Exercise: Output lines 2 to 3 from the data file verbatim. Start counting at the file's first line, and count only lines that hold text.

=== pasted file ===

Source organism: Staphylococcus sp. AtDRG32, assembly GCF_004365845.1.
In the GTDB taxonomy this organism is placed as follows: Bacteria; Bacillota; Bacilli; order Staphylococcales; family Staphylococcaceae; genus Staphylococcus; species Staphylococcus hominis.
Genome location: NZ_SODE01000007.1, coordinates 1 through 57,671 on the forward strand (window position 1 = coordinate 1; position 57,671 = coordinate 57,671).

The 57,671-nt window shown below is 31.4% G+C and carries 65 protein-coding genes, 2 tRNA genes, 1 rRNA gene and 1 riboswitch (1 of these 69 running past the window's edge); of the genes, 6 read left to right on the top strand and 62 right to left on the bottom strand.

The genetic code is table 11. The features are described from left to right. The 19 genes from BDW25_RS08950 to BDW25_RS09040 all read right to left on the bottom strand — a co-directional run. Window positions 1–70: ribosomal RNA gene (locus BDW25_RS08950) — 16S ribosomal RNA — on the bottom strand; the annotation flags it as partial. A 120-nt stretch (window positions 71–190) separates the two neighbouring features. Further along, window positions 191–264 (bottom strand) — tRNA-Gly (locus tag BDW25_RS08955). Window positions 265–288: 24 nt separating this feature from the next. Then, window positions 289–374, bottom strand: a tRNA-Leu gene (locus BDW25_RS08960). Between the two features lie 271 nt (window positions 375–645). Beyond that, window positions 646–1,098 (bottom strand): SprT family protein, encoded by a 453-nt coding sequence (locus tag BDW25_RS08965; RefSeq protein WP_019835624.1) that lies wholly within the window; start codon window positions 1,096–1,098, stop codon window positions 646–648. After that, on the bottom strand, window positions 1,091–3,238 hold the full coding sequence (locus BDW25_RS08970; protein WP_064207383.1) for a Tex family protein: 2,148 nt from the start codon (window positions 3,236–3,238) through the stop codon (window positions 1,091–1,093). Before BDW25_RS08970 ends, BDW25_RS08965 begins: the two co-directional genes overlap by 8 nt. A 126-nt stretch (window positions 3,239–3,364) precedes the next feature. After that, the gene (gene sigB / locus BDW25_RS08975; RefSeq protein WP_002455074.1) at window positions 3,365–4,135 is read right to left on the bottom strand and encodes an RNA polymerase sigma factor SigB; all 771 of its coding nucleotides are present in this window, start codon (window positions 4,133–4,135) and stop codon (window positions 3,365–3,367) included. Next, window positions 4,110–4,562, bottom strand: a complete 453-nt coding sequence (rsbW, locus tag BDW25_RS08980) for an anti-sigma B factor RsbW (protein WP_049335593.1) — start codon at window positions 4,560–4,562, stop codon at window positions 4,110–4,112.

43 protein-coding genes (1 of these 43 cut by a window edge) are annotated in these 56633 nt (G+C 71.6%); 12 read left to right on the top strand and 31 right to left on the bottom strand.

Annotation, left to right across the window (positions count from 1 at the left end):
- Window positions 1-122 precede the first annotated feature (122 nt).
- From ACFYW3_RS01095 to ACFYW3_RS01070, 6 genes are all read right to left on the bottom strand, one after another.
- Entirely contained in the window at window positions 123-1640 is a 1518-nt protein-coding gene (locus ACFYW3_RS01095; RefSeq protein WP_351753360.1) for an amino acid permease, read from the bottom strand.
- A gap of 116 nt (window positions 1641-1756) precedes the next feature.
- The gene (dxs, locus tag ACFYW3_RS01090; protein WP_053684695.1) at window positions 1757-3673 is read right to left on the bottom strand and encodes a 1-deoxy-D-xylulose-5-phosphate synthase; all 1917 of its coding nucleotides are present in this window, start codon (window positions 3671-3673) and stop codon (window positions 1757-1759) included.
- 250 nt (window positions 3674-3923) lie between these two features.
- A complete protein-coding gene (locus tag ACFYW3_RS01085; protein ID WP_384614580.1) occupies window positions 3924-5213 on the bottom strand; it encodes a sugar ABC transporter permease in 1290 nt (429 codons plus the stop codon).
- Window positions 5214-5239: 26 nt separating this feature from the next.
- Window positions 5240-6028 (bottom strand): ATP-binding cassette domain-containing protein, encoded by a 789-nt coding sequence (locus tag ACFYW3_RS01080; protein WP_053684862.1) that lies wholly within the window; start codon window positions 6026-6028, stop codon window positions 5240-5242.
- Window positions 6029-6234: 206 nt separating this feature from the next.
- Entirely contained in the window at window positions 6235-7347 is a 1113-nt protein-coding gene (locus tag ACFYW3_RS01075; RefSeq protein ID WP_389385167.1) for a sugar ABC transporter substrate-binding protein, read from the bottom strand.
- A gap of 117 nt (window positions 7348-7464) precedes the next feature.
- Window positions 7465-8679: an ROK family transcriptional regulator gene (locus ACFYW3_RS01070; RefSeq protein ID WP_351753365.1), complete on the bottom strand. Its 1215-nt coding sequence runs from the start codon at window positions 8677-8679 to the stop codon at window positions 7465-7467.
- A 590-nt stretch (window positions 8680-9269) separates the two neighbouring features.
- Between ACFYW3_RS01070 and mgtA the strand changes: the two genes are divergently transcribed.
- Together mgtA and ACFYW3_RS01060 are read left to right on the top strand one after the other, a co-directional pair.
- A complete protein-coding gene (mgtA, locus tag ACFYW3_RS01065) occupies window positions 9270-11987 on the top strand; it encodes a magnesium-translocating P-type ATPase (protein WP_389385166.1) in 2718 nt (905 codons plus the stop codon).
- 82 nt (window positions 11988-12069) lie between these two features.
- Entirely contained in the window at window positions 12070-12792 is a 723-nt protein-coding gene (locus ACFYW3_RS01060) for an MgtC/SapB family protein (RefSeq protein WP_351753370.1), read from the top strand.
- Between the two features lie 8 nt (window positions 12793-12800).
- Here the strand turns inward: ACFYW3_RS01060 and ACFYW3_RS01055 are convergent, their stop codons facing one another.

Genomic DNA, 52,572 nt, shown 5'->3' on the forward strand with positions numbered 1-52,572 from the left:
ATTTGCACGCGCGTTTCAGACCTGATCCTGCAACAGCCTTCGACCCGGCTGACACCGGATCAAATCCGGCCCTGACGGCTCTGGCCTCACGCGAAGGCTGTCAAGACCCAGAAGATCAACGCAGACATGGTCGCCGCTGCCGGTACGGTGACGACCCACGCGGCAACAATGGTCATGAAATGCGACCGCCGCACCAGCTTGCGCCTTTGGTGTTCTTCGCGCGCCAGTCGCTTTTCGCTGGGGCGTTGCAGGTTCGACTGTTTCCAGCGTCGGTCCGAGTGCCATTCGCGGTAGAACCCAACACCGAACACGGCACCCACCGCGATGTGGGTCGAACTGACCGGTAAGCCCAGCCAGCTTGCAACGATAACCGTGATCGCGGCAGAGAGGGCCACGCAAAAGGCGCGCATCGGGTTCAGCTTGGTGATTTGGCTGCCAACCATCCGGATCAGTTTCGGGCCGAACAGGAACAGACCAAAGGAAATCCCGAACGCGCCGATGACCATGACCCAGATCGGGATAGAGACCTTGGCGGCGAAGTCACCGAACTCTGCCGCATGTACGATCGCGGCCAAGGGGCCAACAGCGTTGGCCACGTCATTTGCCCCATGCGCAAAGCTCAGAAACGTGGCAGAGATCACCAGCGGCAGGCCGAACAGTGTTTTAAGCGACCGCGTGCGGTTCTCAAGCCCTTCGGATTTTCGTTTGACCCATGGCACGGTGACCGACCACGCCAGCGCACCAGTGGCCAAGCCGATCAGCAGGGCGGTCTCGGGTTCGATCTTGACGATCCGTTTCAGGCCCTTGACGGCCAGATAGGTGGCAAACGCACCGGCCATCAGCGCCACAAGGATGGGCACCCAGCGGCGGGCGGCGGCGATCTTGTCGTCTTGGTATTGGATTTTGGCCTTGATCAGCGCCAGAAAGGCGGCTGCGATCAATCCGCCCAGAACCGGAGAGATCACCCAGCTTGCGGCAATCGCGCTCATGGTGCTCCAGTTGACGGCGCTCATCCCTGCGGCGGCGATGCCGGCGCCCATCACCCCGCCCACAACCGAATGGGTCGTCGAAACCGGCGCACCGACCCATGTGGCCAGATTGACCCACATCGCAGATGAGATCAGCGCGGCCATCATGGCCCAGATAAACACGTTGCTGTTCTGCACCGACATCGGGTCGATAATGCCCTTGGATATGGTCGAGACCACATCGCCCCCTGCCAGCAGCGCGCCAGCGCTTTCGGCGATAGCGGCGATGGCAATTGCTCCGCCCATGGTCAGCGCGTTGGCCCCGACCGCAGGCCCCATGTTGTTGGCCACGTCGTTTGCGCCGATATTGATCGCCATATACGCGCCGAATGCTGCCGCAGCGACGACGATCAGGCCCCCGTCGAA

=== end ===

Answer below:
In the GTDB taxonomy this organism is placed as follows: Bacteria; Bacillota; Bacilli; order Staphylococcales; family Staphylococcaceae; genus Staphylococcus; species Staphylococcus hominis.
Genome location: NZ_SODE01000007.1, coordinates 1 through 57,671 on the forward strand (window position 1 = coordinate 1; position 57,671 = coordinate 57,671).